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Each of these trailers can remove the equivalent of 7 cars from the roadNovember 27, 2019

McMaster students work with Westhill Innovation to develop a solar power system for refrigerated transport trailers.

Westhill Innovation is pushing the boundaries of what transport trailers can be – through advanced materials, integrated solar power generation, and more. The team has partnered with McMaster University to develop their new technologies. 

They recognized an opportunity to reduce emissions produced by diesel generators which operate the electrical components of Class-A shipping trailers; primarily refrigeration units and lift gates. The refrigeration units, which require constant operation when long-haul drivers stop to rest, become a major source of carbon emissions. “We calculated that one refrigeration unit produces as much CO2­­ emissions as 7 passenger cars operating over the same timeframe,” says Gina Succi, one of Westhill Innovation’s co-founders.

Last year, Westhill and a team of McMaster University master's students worked through the challenges of designing a modular solar system for the rooves of transport trailers. They recognized that a single transport trailer has nearly 440 square feet of space that could be utilized for solar power generation – but doing so would require a system that is light and modular that their clients can readily install in a trailer manufacturing assembly line.

A team of master’s students from McMaster’s W Booth School of Engineering Practice and Technology worked with Westhill to develop a system that incorporates a 7-kWh solar array and a 20-kWh lithium ion battery bank to completely power the refrigeration unit and lift gate of a Class-A trailer. Nearing completion, they’re in the process of introducing the system to the market.

“There were a lot of ups and downs in this project, through designing, prototyping and testing, and in the end, we developed a new, functioning piece of green technology. I’m proud of what our team accomplished with Westhill Innovation,” says Mohammad Alaisowi, a member of the student design team and now a Westhill employee.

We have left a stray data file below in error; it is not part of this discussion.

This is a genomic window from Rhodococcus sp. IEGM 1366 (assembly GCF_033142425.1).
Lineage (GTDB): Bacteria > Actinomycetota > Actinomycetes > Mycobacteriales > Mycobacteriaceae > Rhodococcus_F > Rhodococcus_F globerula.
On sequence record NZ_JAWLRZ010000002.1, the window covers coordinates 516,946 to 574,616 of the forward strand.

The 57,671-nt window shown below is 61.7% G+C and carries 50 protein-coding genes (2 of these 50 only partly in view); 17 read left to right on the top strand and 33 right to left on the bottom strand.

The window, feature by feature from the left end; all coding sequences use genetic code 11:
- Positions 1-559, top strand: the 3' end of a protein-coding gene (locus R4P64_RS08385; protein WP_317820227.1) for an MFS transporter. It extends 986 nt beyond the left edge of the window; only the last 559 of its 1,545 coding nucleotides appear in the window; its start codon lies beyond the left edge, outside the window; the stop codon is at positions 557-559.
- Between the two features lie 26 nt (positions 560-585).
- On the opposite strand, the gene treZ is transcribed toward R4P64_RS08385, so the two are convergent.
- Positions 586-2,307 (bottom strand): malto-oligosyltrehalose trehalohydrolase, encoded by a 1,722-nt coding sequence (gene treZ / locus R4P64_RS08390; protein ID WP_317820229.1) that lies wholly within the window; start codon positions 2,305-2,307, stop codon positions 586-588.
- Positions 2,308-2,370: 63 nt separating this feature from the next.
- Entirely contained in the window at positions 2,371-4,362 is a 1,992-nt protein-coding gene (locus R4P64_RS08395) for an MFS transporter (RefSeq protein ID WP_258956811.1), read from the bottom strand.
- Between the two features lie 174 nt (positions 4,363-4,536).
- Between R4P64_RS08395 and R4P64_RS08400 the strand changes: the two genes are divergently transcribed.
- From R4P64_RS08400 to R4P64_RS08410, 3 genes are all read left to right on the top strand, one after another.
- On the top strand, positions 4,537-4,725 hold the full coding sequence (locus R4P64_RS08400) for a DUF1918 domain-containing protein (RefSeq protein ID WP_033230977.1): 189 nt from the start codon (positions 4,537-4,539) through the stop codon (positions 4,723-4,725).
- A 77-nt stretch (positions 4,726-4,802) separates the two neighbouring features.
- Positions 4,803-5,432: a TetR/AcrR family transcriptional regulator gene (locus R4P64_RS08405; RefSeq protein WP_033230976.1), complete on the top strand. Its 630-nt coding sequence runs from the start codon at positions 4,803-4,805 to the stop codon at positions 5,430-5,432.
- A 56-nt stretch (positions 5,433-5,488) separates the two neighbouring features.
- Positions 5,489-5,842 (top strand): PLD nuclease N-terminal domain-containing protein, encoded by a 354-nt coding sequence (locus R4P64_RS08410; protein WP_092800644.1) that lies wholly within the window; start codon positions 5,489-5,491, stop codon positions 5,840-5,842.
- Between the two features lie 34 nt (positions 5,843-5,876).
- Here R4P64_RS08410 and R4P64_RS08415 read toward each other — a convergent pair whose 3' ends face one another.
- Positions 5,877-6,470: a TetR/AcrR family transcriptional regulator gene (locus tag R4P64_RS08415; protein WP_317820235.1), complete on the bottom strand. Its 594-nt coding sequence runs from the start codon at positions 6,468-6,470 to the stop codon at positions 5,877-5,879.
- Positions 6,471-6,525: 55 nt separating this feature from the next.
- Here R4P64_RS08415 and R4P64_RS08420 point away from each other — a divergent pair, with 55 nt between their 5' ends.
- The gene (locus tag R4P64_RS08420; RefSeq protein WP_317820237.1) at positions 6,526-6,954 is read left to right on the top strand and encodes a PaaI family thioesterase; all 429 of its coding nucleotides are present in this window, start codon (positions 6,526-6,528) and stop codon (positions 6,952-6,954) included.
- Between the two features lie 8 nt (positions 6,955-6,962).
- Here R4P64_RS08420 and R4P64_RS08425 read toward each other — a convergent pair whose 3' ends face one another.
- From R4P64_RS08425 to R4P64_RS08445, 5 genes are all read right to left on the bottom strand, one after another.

Westhill Innovation began building purpose-built panelling for transport trucks in 2016, when co-founders Emil Radoslav and Gina Succi left careers in the steel, mining and construction industries. Their patented composite system maintains the structural rigidity of the trailer, while reducing weight – and fuel consumption. The reduced weight allowed them to explore higher value-added products with increased functionality like added solar panels along with onboard battery banks.

In the future, as electric transport trucks arrive on our highways, Westhill hopes that their solar trailer technology can also extend the range of these trucks. They also see the possibility to provide feed-in power generation when parked at warehouses and stores while being loaded and unloaded.

“It’s been great working with the student teams from McMaster. Nothing makes me happier than to see people truly engaged in what they’re trying to accomplish, and working together to solve global problems,” says Succi.

Mostafa Soliman, Associate Professor, W Booth School of Engineering Practice and Technology, was the faculty lead on the project – supporting the student team when they had questions and needed guidance getting to the next stage. “Everyone in the room was extremely excited to produce a design that would make an impact,” says Soliman.

Westhill Innovation Inc. formalized their partnership with McMaster’s W Booth School of Engineering Practice and Technology in 2017 and they are embarking on a new project to incorporate AI applications for smart power allocation.